To purchase Critical Mass, follow this link to the publisher's website. If you're looking for the first two books, you can also find them--Becoming NADIA and Unalive--on the website, as well. Also, Becoming Nadia is now available as a print book. And, as to quote the late, great Billy Mays, "But, wait, there's more!" In June, the companion book, Lies and Paine, which focuses on the series's crafty and wonderful Jenna is scheduled to be released. So, stay tuned. The NADIA trilogy proper may be finished, but there's still more to come. ~~~~~~~

I'm not sure when I'll be able to post my next review, but it likely will not be until May. But by then I will have graduated--finally!--and I should have at least a couple of months to decompress before I move on to my next time-consuming adventure. Thus, I should be able to post some book review. Miss you guys!

25 June 2012

Two for One: Malcolm X

Hey, there, fellow readers and book lovers. I am so sorry for my absence. I haven't posted on here for nearly a year because I've been busy with school and what not. But here I am, for the time being. :)

Last semester, I took a history class on the American Civil Rights Movement. One of the texts for the class was Malcolm X's The Autobiography of Malcolm X. I've always liked Malcolm X, though I don't agree with him on many things, and this book just sealed my fascination with this enigmatic man. How can I not adore someone who destroyed their eyesight via reading, the same as I did? ;)

For those of you who don't know, Malcolm X had a chaotic childhood and ultimately ended up as a teen-aged hustler and robber before being sent off to prison. While there, he converted to the controversial Nation of Islam, eventually rising to a position of national prominence in the organization after his release. However, he eventually broke with the NOI and formed his own organization, shortly before his assassination in 1965 at the age of 39. He's often painted as the direct opposite of Martin Luther King--opposed to nonviolence in the civil rights movement, though the truth is quite a bit more complex. (As my professor pointed out, he advocated self-defense, not unprovoked violence, and was never once responsible for inciting race violence.) Regardless, X still remains a divisive subject almost fifty years after his death.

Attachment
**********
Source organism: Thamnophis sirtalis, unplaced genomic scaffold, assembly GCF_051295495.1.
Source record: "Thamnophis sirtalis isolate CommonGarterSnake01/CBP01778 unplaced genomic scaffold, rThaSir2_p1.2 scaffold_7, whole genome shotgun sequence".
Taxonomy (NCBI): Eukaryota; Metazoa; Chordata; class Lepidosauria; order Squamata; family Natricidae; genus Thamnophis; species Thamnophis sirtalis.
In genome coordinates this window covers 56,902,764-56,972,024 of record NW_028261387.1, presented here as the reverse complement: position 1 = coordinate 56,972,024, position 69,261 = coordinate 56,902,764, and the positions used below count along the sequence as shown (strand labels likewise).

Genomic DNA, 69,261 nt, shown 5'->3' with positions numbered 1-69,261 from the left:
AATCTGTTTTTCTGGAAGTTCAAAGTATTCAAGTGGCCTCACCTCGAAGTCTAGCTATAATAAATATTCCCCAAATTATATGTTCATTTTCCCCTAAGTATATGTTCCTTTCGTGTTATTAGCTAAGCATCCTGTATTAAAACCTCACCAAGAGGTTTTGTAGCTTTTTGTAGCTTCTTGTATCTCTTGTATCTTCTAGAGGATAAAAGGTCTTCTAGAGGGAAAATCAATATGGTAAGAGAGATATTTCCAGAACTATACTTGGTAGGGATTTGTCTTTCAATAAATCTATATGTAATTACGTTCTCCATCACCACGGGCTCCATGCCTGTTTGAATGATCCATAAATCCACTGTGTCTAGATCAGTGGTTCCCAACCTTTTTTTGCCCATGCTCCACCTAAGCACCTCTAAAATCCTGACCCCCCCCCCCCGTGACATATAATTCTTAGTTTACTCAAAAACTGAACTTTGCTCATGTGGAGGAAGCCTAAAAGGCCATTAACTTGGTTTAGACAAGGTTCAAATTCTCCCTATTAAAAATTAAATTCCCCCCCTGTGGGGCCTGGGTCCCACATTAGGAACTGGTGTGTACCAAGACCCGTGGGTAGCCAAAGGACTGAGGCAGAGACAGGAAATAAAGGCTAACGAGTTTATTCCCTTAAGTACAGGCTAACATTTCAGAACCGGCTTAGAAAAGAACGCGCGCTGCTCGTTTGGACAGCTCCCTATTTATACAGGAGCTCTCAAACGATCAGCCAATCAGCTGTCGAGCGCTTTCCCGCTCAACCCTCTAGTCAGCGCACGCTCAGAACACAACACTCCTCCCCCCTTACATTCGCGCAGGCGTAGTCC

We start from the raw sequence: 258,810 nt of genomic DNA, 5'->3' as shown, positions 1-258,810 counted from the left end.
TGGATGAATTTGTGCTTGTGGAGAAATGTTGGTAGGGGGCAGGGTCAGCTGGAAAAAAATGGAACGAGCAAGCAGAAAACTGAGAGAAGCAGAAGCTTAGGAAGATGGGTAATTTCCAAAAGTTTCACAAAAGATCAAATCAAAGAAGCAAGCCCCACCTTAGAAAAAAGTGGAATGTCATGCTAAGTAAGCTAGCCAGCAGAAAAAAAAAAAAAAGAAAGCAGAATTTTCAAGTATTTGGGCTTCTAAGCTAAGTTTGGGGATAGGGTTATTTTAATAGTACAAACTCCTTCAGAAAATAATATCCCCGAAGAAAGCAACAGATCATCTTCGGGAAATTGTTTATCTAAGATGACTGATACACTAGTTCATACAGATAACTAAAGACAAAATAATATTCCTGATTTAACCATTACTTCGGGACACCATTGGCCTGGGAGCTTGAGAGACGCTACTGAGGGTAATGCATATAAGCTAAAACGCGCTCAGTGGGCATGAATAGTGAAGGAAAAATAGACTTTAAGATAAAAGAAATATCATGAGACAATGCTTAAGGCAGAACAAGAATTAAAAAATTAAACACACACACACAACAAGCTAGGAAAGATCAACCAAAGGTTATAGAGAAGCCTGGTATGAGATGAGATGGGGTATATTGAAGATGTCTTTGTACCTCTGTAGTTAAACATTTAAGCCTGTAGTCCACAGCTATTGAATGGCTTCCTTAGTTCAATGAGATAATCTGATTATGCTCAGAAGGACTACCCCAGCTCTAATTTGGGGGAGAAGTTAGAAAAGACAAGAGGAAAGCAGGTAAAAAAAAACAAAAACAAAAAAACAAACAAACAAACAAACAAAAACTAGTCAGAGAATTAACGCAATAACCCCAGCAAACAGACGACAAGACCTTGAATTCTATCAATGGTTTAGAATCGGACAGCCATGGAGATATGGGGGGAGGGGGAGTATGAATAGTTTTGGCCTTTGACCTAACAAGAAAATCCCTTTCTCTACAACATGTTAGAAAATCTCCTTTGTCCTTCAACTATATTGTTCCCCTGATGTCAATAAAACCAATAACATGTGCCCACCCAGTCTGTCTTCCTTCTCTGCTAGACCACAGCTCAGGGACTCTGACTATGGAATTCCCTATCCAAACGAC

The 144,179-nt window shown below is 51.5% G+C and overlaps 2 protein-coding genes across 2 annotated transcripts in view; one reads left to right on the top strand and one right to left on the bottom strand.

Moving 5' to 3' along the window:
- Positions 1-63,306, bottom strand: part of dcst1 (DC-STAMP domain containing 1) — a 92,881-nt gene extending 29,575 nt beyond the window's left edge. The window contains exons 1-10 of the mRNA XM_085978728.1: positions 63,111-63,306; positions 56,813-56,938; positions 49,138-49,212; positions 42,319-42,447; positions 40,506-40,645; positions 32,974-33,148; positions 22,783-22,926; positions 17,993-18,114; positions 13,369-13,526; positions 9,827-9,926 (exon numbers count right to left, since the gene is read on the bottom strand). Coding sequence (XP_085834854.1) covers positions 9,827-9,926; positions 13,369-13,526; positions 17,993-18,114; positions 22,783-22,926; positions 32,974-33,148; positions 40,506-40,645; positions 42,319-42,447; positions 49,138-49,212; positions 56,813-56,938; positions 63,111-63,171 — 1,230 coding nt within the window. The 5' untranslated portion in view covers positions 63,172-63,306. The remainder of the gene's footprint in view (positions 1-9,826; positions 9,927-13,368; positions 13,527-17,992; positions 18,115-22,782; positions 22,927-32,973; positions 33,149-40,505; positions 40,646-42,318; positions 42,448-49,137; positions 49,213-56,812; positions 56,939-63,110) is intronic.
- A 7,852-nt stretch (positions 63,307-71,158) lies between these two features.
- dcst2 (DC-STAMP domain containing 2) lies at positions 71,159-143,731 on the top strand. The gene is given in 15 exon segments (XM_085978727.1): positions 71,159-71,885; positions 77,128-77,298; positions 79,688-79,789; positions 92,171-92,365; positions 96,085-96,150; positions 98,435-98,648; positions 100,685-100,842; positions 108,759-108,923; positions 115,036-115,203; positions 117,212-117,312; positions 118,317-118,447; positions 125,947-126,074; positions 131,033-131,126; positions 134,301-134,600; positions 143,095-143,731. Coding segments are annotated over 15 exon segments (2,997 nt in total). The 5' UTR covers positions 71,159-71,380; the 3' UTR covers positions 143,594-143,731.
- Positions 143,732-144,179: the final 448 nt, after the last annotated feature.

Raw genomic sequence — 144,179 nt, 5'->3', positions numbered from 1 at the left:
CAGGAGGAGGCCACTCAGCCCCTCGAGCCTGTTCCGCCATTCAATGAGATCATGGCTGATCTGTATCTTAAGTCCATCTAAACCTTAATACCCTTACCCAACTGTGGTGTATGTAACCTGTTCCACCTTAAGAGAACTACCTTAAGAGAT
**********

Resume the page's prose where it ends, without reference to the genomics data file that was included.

I think one reason I enjoyed this autobiography so much is its distinctive style. It was dictated to Alex Haley and, thus, X's inimitable oratory skills seem to leap off of the page.(Having come off of watching his speeches on YouTube, I could hear his voice in my head as I read.)

I also enjoyed the structure. This book was composed during shortly before and after X's break from the NOI. It could have turned into a polemic against the organization--and X does have a tendency to get a little preachy in spots--but the structure of the book prevents that. When Malcolm is committing petty crime in Boston and New York, you're along for the fun. He saves the moralizing for after he's realized the errors of ways. Therefore, when he comes to his senses in prison and decides to reform, the change is all the more palpable because he didn't spend the entire first section ranting about his mistakes. Likewise, X's break with the NOI is all the more powerful because the section where he talks about his time with the organization does not come with condemnations of it--he saves those for later.

Chances are, some parts of this book may offend you. Some of his statements on women and Jews left this Jewish girl scratching her head, but, overall, I highly recommend this insightful read. (First rule of history: taking historical subjects as they are, not as you want them to be.) This book is widely considered one of the most influential American autobiographies ever written and, in my opinion, it is well worth your time.

After finishing the book, I next tried Manning Marabel's biography X, in which he sheds more light on Malcolm X. This book is also controversial, for Marabel argues that X exaggerated and omitted facts in his landmark autobiography, a fact disputed by some of Malcolm X's family and supporters. Personally, I can see why they would argue with Manning, but I found his book compelling, and it didn't affect my admiration for X. Overall, I found the Marabel autobiography well-written and well-argued, though I did think the final few chapters seemed a bit more likely to generalize without corroborating evidence. This book is a mammoth--I polished it off on a class trip for my Civil Rights class--but, if you find yourself intrigued with Malcolm X, I think it's a great followup read to The Autobiography of Malcolm X.

~~~~~~~~~What's Next: I'm not sure. Right now, I am busy studying for the GRE, so I may not get a chance to read much in the next few weeks. I will try to post more reviews as soon as I can. ~~~~~~~~~~